Record Exemptions and Moratoriums in Japan’s National Pension ProgramEconomy Society
Japan’s kokumin nenkin national pension insurance program is for the self-employed and some other workers. In 2020, the number of people who were exempted or granted moratoriums for kokumin nenkin pension payments rose by 260,000 year-on-year to 6.1 million. This was the highest ever since the introduction of the basic pension system in 1986.
Behind the increase was the government’s introduction of a special measure in May 2020 to exempt all or part of the premium payments for those whose income has suddenly dropped. This was part of the government’s economic stimulus measures in response to the COVID-19 pandemic. While it decreases the burden in the present, however, it also reduces the amount of pension that will be provided after retirement.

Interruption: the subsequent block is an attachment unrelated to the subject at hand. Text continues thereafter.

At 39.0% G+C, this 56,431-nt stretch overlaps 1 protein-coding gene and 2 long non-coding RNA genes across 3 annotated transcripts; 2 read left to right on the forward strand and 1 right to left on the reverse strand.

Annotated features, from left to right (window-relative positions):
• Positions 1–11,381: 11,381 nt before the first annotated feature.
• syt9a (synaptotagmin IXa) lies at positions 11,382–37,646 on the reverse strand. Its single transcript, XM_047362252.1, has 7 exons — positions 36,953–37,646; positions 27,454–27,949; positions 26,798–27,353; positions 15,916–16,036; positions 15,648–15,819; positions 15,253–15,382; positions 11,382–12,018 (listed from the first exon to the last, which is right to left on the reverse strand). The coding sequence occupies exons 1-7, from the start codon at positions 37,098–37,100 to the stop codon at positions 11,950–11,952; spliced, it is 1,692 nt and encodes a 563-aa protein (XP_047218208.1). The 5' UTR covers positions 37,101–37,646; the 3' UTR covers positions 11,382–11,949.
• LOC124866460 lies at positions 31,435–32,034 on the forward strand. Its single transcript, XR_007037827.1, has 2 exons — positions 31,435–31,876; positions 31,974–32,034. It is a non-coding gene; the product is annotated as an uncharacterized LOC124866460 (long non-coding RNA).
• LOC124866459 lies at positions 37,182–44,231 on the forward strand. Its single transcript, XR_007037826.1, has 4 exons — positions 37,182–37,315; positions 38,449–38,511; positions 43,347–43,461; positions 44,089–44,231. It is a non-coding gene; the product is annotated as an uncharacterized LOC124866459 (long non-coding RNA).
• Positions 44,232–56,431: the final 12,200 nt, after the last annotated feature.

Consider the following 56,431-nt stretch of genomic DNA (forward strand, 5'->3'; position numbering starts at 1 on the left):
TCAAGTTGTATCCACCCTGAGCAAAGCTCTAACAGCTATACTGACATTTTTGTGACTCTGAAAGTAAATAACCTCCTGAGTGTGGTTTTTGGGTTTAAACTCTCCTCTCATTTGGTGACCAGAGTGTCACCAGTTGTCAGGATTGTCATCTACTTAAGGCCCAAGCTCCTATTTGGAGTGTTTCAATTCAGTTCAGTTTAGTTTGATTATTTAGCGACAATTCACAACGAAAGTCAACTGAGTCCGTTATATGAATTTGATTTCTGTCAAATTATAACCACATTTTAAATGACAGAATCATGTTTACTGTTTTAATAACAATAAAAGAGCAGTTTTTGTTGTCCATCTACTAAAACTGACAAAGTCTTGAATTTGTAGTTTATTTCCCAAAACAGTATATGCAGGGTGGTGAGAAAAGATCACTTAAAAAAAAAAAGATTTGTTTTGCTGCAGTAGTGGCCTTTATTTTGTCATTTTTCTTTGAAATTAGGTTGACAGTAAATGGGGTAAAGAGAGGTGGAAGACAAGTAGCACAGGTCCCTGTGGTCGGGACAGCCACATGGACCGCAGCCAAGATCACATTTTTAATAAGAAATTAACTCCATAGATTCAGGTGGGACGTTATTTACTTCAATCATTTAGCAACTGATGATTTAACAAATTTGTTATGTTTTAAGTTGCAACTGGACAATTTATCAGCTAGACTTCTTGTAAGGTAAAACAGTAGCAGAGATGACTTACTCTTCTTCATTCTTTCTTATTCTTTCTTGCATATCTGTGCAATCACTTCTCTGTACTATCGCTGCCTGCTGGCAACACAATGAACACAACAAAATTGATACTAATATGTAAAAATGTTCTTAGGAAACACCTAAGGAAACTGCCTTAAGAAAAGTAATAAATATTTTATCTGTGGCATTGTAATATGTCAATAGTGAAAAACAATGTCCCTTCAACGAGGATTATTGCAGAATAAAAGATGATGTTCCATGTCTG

As of March 2021, 14.5 million people were registered in the kokumin nenkin pension scheme. The rate of premium payments received in fiscal 2020 rose by 2.2 points from the previous year to 71.5%. This is the ninth year in a row that the rate has improved. Pension premiums can be paid retroactively up to a period of two years, so including these the final payment rate in fiscal 2018 also rose for the eighth consecutive year to 77.2%.
However, people who were fully exempted from or granted a moratorium for payments are not included in that calculation, so even if exemptions increase, it does not cause the payment rate to decrease. When those exemptions are factored in, the actual payment rate drops to 40.7%.
(Translated from Japanese. Banner photo: © Pixta)